FOR much of the last century in Ireland, TB was the AIDS of its day, a scourge that ravaged the country.
Consumption was the layman’s succinct name for the disease; graphically describing the effects of untreated tuberculosis – the victim “consumed” by weight loss and breathlessness. It consumed the lives of thousands in Ireland and is still a voracious killer in many countries.
Survivors can still recall the silent terror. A child develops the disease, then a brother contracts it, and his friend a few doors down is next.
In Dublin alone, it killed more than 10,000 people a year, more than half of them children. The highly infectious tuberculous bacillus thrived in the crowded tenements of inner city Dublin and in the poorly ventilated, thatched cottages in the country.
Its effect was all-embracing, even among those who were healthy. A coveted job in the civil service or a bank was not yours until a chest X-ray film was reported as normal. In the 1950s, a work colleague might disappear for some months of sick leave. After treatment, most victims returned to the workplace, their gaunt features and weight loss confirming the unspoken diagnosis.
TB has a long history. Stone Age skeletons from 500,000 years ago show evidence of TB while some of the mummified pharaohs of ancient Egypt were killed by the same germ. Hippocrates, the Greek Father of Medicine (460-377 BC) suggested that spitting spread the disease, but it took more than two millennia to prove him right.
Spitting, for years a national past-time in Ireland, proved a ready source of flying bacteria.
Avicenna, the Arabian physician of the 11th century recognised that the disease was infectious but it was not until 1796 that the first Preventorium to which the children of TB parents could be admitted was opened in Brighton by John Letsom.
Thomas Addison in England first described the disease in medical terms but it was not until 1882 that Robert Koch in Germany identified the bacterium that caused it, tubercle bacillus.
His efforts to produce a vaccine met with little success but his work led to the BCG vaccination which is a cornerstone of modern preventive efforts. It is named after two French scientists, Albert Calmette and Camille Guérin.
With no cure available, sanatoria became the favoured method of treatment on the continent. Many of them were built in the clear air of the Swiss, Austrian and German mountains and wealthy people in Britain and Ireland often went there if affected or in danger of contracting the condition.
Efforts in Ireland between 1878 and 1887 to open a specialist clinic to combat the disease came to nothing. Eventually, after much, often farcical, debate among the ruling classes, the National Hospital for Consumption for Ireland was opened in Newcastle, Co Wicklow.
More young Irish people were slain by TB than in warfare. According to research by the Irish Red Cross Journal, 12,000 young Irish adults died of TB in 1904. Mortality remained high in the 1920s and 1930s and by the 1948 general election, the problem had become heavily politicised. The fear and loathing surrounding TB – seen as the poor man’s disease – is well documented in Noel Browne’s book Against The Tide. Dr Browne, as Ireland’s post-war Minister for Health, is credited with introducing radical policies that reduced the mortality rate from the disease by 90%, raiding the funds from the Irish Hospital Sweepstakes to build sanatoria around the country. Browne’s father and mother had succumbed to the disease and in 1940 he contracted TB and was treated in an English sanatorium. He recovered and passed his medical exams in 1942, going on to work in sanatoria in England, but he decided that politics was the best way to combat the problem.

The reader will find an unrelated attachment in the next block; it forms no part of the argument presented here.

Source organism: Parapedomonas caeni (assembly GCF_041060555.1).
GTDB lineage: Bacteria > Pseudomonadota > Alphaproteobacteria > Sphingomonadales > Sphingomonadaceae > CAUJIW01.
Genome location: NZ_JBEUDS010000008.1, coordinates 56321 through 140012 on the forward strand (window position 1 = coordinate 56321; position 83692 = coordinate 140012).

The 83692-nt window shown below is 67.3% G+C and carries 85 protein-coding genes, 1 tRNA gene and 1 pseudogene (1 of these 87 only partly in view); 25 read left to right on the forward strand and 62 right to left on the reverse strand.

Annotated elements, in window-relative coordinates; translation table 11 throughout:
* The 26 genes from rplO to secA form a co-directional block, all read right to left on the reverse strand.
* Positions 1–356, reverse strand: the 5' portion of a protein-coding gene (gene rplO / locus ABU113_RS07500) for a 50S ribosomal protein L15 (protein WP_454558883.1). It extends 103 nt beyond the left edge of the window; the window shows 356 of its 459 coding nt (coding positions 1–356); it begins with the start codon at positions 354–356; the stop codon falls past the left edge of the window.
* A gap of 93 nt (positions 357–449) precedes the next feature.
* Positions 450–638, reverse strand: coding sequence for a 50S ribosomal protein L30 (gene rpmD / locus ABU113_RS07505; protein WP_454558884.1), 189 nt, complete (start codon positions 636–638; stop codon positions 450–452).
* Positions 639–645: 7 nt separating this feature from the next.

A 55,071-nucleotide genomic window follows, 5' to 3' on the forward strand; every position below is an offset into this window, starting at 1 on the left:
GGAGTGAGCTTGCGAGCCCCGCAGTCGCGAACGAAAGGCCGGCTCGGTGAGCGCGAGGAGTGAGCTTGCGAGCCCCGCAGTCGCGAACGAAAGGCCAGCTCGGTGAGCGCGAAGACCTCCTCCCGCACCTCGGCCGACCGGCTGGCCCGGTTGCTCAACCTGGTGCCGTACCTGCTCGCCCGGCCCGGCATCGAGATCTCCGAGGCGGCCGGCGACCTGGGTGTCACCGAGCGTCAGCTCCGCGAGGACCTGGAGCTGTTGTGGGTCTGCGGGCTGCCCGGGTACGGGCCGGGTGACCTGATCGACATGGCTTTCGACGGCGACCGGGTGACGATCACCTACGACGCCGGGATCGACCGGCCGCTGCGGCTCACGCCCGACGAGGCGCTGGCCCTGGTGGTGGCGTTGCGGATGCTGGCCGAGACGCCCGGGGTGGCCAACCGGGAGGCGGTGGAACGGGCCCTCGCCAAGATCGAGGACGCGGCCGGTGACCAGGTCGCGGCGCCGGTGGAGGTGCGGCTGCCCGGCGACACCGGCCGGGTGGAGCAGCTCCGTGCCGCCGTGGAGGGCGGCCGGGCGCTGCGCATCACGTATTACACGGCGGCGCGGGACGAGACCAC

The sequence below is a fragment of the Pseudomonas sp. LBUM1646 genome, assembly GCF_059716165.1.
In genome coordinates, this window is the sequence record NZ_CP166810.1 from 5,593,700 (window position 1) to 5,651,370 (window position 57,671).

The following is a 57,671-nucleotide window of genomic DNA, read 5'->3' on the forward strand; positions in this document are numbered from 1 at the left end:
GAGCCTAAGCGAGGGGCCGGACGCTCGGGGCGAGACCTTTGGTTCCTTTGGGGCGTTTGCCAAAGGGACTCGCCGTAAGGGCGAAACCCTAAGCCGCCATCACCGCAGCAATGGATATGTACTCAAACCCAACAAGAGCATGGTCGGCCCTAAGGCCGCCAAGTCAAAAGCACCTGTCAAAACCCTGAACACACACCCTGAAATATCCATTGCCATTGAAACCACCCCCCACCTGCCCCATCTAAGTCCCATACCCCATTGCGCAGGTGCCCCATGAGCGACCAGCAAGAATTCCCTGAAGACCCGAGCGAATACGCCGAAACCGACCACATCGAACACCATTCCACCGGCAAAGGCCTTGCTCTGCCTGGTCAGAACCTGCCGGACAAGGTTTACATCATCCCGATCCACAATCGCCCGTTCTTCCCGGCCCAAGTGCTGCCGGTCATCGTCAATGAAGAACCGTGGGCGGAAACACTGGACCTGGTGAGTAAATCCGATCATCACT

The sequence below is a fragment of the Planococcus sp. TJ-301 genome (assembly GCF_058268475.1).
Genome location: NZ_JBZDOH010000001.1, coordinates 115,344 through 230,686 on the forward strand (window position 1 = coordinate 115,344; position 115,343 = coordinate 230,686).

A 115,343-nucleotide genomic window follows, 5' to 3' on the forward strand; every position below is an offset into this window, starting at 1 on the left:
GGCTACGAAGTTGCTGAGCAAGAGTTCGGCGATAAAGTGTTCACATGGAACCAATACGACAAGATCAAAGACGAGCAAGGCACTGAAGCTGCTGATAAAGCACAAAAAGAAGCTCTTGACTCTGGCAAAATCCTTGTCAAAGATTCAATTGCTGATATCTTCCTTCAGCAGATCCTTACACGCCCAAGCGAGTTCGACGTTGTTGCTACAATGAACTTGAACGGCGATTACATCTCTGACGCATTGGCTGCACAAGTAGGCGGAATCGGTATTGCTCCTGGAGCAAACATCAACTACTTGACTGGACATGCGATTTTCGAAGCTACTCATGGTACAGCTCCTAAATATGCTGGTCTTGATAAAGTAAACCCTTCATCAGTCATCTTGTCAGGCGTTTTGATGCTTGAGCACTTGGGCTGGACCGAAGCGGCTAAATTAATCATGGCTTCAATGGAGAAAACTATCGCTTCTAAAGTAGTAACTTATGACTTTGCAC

Elected a TD in 1948, he was appointed Minister for Health in the first inter-party government on his first day in the Dáil. He immediately introduced mass free screening for TB and sold Government assets to finance his campaign.
The idea behind TB sanatoria then was to treat the illness with kindness. No physical activity, total bed rest, two pints of Guinness daily and nutritious food was the prescription. During the daytime, patients were encouraged to put their heads out of the hospital windows and breathe fresh air. Hospital beds were wheeled out to sunny verandas regardless of season.
Among those who benefited from Ireland’s TB eradication programme were Maureen Reid and Lulu Kiely, both aunts of Dubliner Lorraine Reid, whose mother also contracted the disease.
“My mother, who was 76 last week, had six brothers and five sisters and all but two of the children got TB. She is still embarrassed by the disease because, at the time she had it, it was considered to be a poor person’s disease. In fact, that is not the case, as many wealthy and famous people also contracted it.
“My mother got a mild form of the disease and recovered relatively quickly but both my aunts Maureen and Lulu were in hospital for a long time. Lulu got it in 1953 and was in hospital for over two years. Maureen contracted TB when she was only 12 and spent almost two years lying on her back with a cage over her to protect her spine.
“She spent the first few months crying, although she was cared for well. She was not allowed to move her arms in case she would damage her spine and had to receive drinks from a device with a long spout, like a teapot. Luckily, though, they both survived and are still hale a hearty.”
Despite years of non-stop efforts by Noel Browne and his army of medical carers to beat the scourge, it was not until the 1950s that TB started to decline and by the 1970s it had all but vanished from our shores. However, as last week’s outbreak shows, it has not gone away.
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